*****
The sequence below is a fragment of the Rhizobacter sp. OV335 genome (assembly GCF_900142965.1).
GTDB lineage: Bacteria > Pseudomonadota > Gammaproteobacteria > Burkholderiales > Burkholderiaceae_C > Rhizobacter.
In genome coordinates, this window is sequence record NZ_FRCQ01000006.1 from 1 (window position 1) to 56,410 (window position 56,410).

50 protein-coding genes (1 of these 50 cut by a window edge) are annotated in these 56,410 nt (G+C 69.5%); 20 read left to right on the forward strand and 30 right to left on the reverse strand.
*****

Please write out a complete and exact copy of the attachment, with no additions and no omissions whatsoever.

The sequence below is a fragment of the Rhizobacter sp. OV335 genome (assembly GCF_900142965.1).
GTDB lineage: Bacteria > Pseudomonadota > Gammaproteobacteria > Burkholderiales > Burkholderiaceae_C > Rhizobacter.
In genome coordinates, this window is sequence record NZ_FRCQ01000006.1 from 1 (window position 1) to 56,410 (window position 56,410).

50 protein-coding genes (1 of these 50 cut by a window edge) are annotated in these 56,410 nt (G+C 69.5%); 20 read left to right on the forward strand and 30 right to left on the reverse strand.